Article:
The ATG course curriculum will address issues which are not of the Basic Installation 101 level, says Schmitt. It is deeper, more intense, and not for novices. “This is not the same course as we teach on the road. It’s designed for someone who’s already an industry professional who wants to enhance their skills and take them to the next level. It’s more than just a fabrication class; we want to offer ways on how to run your business and the kinds of procedures and recipes from proven track records of other companies we’ve done business with.”
Management skills may not seem like a top priority for someone involved in fabricating a speaker enclosure, but installers can benefit from “beyond Bondo” education, because of the way the business has evolved, he says. “If you do good work as a specialist, then you’ll attract a lot of clients,” Schmitt explains. “But you need to change your business model, too, from wide and shallow to narrow and deep. That’s what we really like to teach. Also, along with that we’ll talk about how to manage labor jobs—how to track them and make sure they’re done on time. We’ll also teach some electrical integration techniques and lots of fabrication as well.”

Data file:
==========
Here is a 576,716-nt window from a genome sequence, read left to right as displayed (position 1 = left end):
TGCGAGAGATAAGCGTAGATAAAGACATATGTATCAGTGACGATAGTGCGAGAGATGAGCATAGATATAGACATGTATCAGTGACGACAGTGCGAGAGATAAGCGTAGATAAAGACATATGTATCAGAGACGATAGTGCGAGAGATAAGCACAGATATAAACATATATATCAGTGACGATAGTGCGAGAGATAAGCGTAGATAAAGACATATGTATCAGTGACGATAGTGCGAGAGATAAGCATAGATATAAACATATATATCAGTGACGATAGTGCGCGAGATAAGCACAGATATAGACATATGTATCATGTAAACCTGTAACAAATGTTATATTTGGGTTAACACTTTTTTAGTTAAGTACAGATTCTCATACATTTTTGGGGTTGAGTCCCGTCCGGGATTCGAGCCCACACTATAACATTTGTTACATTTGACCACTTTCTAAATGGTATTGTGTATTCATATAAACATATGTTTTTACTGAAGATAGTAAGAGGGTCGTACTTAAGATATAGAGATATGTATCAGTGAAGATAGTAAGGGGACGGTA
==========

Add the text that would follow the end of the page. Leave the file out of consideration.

In the five-day course, the first day and a half, he says, is devoted to business management—including “how to charge for what you do.” Second- and third-day topics will cover integration, and the fourth and fifth days will delve into advanced fabrication and router techniques, including integration with factory equipment. A truncated course runs over a Sunday-Monday period and is strictly on OEM integration—“how to tap into the audio and video sections of vehicles, do level setting and tuning, and also some fabrication techniques relating to texture painting and integrating to make things look like they’re stock.” Eight sessions are being offered in 2007, he says, staggered over months, such as the fall, that dovetail with installers’ traditional “down” times but that avoid summertime, when Arizona is not the friendliest destination, climate-wise. Part of the grand plan also includes a Fall 2007 specialists summit featuring industry luminaries such as Scott Whitehead of Seattle’s Benchmark Motoring, Chris Yato of Composition Soundworks, Artesia, Calif., and Garry Springgay, of Arizona’s Cogent Audio Labs.